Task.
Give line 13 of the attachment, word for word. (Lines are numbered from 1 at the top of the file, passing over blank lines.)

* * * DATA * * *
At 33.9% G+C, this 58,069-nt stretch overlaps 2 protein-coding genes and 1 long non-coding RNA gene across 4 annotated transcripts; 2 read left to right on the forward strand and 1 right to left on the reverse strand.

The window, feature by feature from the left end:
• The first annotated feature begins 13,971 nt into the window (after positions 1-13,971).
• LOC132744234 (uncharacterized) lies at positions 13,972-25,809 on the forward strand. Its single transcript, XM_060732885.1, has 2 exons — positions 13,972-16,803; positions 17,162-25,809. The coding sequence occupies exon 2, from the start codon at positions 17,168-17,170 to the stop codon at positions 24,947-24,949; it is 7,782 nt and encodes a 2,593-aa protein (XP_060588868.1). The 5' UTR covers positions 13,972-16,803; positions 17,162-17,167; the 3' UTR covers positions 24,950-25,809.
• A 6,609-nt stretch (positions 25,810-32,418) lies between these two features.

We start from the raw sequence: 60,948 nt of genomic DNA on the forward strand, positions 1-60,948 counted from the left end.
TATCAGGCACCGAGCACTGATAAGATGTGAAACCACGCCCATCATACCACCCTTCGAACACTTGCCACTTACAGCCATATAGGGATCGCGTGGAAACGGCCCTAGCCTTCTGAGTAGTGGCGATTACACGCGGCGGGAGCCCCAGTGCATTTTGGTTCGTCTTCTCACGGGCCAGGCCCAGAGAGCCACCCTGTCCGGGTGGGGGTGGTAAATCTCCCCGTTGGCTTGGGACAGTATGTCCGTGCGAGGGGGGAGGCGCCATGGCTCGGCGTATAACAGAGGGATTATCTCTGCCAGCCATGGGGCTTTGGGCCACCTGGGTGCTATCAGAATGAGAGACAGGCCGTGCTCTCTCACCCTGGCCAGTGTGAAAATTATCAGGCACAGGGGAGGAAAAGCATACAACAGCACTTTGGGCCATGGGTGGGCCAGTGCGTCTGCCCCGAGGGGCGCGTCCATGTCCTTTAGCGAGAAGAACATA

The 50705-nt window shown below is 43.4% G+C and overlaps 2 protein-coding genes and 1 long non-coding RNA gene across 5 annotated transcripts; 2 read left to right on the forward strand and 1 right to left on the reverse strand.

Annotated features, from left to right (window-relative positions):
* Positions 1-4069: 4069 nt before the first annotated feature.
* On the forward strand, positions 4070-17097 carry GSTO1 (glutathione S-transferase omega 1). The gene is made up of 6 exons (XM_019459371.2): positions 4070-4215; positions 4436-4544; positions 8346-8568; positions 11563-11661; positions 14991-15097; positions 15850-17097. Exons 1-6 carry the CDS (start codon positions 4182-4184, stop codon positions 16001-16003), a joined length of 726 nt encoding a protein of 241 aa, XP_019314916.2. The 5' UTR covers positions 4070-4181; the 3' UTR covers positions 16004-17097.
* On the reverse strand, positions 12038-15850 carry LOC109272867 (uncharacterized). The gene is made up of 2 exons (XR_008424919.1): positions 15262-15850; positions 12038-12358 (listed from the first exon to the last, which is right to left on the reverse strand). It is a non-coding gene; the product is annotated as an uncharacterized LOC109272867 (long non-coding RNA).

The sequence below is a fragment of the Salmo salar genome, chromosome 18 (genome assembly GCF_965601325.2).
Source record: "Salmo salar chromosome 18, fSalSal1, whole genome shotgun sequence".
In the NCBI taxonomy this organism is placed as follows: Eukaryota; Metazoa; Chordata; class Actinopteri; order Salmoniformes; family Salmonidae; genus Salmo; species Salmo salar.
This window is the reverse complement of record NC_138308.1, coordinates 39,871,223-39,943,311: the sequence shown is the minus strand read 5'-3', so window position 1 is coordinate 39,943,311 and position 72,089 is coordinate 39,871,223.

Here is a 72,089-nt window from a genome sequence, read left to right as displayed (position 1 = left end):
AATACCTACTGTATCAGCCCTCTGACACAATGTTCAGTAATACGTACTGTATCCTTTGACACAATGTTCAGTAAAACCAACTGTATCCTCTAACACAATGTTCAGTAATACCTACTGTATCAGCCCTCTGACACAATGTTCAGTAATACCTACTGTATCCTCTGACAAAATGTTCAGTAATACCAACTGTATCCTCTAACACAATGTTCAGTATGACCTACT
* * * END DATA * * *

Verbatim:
The sequence below is a fragment of the Salmo salar genome, chromosome 18 (genome assembly GCF_965601325.2).